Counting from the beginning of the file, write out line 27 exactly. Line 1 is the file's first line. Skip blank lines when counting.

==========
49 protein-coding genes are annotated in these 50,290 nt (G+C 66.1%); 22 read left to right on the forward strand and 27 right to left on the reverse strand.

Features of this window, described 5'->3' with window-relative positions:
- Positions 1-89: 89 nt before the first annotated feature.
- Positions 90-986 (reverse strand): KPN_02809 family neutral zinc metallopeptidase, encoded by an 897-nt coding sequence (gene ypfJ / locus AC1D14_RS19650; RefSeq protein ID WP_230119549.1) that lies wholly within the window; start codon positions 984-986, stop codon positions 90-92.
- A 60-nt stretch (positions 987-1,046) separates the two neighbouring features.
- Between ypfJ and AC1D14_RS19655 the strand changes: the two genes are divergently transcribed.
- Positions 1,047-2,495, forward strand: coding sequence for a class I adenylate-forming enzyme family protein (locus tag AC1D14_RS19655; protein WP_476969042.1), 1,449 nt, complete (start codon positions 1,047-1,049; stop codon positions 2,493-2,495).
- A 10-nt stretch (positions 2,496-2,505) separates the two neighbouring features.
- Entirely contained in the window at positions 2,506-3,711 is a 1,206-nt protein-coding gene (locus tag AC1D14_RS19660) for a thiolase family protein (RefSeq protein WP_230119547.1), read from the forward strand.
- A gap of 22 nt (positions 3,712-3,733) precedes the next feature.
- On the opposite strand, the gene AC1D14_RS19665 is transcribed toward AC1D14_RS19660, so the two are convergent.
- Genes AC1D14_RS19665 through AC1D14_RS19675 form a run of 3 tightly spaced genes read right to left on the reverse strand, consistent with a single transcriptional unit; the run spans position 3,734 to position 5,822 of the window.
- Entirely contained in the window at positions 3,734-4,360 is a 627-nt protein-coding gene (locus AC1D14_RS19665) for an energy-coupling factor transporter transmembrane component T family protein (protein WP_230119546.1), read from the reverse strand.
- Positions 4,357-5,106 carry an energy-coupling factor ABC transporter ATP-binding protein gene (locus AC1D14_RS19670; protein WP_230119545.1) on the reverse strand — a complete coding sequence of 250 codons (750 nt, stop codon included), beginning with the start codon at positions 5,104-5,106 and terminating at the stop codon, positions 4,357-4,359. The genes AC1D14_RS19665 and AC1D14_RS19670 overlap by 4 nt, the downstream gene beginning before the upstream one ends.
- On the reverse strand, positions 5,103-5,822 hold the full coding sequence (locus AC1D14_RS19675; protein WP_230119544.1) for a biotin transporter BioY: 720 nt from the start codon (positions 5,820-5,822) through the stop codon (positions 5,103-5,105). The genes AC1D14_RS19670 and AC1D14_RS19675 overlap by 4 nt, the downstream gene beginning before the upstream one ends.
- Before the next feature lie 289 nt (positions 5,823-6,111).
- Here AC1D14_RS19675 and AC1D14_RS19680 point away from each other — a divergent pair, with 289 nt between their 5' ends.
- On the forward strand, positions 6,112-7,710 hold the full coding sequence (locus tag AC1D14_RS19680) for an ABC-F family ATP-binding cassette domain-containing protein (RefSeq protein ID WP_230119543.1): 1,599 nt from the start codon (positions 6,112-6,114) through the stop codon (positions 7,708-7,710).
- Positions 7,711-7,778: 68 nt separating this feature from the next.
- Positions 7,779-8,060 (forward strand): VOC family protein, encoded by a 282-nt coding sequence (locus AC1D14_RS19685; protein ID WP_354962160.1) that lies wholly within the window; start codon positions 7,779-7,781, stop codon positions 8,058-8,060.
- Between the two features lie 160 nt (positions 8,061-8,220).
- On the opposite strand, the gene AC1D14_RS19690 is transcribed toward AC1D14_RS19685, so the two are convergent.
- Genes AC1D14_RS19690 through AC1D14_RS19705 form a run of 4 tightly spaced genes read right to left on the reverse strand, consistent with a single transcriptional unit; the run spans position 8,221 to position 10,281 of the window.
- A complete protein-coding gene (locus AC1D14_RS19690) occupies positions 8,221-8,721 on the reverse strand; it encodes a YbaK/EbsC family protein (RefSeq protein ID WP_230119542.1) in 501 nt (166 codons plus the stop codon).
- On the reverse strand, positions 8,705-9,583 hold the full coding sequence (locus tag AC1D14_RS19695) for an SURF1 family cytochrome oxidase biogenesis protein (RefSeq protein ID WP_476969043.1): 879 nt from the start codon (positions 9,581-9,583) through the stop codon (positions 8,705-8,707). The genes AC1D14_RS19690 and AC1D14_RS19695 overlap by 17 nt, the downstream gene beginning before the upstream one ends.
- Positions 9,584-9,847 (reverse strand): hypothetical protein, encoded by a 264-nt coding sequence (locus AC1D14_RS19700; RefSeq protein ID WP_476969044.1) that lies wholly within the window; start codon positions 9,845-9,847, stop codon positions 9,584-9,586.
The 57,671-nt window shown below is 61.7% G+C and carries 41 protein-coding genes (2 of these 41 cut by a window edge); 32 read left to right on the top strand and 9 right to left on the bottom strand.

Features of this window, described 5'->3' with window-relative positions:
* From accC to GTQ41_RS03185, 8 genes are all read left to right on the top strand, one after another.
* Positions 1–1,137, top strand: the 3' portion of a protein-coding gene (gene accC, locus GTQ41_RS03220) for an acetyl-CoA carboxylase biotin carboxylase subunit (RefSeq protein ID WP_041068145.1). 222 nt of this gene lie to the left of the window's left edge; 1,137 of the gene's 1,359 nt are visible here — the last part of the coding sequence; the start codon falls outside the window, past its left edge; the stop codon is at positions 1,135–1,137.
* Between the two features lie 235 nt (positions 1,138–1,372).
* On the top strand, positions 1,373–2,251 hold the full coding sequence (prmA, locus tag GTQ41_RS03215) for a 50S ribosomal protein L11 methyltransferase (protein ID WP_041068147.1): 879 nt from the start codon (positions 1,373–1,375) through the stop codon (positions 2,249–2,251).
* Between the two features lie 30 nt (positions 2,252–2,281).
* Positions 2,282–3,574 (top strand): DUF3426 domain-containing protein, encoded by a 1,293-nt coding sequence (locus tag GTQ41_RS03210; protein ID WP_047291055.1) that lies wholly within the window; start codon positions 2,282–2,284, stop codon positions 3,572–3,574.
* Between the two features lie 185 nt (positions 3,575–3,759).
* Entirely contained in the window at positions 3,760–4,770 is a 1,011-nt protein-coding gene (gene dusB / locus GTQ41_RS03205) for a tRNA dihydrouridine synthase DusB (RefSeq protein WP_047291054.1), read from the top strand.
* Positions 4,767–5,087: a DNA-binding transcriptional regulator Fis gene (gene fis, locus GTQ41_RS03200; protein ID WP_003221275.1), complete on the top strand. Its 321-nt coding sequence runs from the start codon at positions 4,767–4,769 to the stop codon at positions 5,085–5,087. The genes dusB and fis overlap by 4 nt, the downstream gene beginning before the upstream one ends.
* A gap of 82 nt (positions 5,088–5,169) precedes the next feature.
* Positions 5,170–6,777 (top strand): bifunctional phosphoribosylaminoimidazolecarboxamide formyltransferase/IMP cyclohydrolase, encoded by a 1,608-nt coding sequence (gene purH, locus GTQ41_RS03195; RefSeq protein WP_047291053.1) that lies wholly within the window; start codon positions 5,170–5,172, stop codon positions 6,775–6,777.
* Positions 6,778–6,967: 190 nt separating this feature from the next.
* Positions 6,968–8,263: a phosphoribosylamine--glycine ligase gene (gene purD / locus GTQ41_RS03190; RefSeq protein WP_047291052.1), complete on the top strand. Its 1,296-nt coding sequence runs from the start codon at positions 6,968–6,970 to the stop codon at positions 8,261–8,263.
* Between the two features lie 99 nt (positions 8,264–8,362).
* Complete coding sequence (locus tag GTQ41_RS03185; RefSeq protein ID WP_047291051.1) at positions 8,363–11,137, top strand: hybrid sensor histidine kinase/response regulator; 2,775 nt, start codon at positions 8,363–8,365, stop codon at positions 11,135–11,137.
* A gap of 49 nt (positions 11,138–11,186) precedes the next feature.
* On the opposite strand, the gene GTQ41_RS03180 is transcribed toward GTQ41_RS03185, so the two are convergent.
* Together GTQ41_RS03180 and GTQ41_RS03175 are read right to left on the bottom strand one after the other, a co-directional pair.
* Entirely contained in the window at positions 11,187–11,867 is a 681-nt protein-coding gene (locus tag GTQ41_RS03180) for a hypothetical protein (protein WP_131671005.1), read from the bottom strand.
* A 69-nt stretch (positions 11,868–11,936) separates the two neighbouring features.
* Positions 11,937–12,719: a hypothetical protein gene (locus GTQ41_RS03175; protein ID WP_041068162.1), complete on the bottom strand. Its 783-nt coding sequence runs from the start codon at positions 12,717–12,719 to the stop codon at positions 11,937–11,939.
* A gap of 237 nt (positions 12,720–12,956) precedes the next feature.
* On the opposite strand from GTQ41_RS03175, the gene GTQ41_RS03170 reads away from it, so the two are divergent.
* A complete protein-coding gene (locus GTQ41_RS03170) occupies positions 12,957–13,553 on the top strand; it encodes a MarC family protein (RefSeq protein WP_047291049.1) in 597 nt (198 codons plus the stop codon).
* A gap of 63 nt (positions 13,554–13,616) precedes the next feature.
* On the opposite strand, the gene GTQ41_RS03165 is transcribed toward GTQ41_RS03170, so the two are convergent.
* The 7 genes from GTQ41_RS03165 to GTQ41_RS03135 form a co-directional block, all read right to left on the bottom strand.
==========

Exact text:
The 57,671-nt window shown below is 61.7% G+C and carries 41 protein-coding genes (2 of these 41 cut by a window edge); 32 read left to right on the top strand and 9 right to left on the bottom strand.